The market for processed mushrooms had never been very profitable for BCMF, but the revenue from sales into this market basically kept the lights on while the company made its money in the “fresh” market via its branded product, Moonlight Mushrooms.

But as Chinese mushrooms flooded the processed market, and as other Asian countries got into the act, the processed market essentially disappeared for BCMF – as it did for the Kennett Square growers. That meant that BCMF and Kennett Square were now competing viciously for the fresh market – a zero-sum game.

Along the way, by the way, a struggling BCMF passed through several corporate restructurings and name changes, but to avoid confusion – and because they are a mystery to me – I’ll ignore them.

In any event, Mr. Y did what he could. He reduced costs dramatically and increased the marketing budget for Moonlight Mushrooms. He lobbied Congress and wrote letters to the editor about the unfairness of the Chinese competition. But nothing worked. BCMF’s revenue slowly declined and its profitability dropped and ultimately disappeared altogether.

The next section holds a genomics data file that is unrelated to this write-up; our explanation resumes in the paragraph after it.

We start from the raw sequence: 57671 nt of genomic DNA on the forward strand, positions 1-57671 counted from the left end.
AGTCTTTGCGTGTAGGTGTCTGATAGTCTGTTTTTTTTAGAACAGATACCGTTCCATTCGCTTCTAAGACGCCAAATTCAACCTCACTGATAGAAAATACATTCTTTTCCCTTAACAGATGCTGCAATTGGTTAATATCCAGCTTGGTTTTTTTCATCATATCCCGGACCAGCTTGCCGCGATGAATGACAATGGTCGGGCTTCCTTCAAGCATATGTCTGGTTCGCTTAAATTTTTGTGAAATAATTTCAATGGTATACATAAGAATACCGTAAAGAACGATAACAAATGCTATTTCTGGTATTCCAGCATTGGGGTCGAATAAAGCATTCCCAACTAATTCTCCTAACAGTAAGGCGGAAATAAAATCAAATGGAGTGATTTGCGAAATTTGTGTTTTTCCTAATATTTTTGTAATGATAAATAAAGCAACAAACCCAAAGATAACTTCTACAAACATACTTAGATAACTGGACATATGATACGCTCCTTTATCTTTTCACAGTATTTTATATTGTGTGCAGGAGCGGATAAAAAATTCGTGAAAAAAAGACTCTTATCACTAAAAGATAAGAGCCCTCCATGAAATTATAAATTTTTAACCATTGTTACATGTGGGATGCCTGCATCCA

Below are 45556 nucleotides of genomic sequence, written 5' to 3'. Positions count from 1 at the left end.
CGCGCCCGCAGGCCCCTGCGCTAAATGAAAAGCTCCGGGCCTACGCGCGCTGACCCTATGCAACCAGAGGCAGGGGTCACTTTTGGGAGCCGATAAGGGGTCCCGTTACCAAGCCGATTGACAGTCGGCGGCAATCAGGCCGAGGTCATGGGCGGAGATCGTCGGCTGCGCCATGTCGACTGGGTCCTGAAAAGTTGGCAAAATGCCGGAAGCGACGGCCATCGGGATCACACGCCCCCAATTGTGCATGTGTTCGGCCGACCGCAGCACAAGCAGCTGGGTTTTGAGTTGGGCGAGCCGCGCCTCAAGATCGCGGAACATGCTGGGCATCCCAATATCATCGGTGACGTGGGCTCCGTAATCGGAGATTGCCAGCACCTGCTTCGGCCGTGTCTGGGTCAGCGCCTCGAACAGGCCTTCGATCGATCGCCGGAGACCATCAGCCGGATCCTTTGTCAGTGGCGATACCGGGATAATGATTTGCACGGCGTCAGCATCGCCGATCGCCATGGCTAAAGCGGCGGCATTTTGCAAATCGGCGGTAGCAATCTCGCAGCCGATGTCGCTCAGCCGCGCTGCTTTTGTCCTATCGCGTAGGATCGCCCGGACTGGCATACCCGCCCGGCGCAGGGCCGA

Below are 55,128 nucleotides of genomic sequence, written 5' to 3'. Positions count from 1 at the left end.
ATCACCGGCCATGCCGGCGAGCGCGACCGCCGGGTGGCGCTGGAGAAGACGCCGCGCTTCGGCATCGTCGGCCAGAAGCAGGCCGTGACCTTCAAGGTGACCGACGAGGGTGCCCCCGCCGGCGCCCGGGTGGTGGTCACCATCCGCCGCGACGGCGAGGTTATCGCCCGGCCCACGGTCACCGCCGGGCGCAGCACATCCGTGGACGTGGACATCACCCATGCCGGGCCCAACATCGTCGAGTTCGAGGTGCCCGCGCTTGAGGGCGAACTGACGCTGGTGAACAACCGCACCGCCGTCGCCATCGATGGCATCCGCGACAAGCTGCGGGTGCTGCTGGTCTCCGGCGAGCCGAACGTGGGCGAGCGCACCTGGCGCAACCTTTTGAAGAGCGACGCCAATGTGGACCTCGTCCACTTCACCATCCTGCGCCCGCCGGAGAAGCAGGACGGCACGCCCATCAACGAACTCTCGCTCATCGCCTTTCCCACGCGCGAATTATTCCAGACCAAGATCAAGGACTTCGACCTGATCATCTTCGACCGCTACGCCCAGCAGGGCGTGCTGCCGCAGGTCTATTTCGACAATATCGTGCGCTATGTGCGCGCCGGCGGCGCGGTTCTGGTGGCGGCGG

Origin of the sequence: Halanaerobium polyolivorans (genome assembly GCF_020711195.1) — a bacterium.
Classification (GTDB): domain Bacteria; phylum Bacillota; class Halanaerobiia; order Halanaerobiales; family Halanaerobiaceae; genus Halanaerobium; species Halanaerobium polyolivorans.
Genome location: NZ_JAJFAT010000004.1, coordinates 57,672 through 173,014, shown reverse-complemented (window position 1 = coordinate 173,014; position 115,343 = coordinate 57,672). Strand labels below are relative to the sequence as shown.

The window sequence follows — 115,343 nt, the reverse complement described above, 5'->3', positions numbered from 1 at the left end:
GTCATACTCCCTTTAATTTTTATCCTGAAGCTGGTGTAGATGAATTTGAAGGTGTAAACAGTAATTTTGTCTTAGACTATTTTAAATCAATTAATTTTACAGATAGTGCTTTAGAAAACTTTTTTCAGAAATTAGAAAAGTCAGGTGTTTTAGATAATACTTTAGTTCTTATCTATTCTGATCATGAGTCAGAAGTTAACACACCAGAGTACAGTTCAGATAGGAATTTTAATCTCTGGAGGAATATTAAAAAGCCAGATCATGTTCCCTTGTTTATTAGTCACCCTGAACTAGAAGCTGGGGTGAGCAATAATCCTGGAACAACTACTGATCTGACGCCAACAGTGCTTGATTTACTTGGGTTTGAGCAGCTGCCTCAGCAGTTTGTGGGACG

I was no longer there to witness these events first-hand, but I could easily imagine the despair Mr. Y must have felt as he watched his beloved mushroom farm wither and die.

Next up: The Life and Death of Moonlight Mushrooms, Part 6

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Please note that this post is intended to provide interested persons with an insight on the capital markets and other matters and is not intended to promote any manager or firm, nor does it intend to advertise their performance. All opinions expressed are those of Gregory Curtis and do not necessarily represent the views of Greycourt & Co., Inc., the wealth management firm with which he is associated. The information in this report is not intended to address the needs of any particular investor.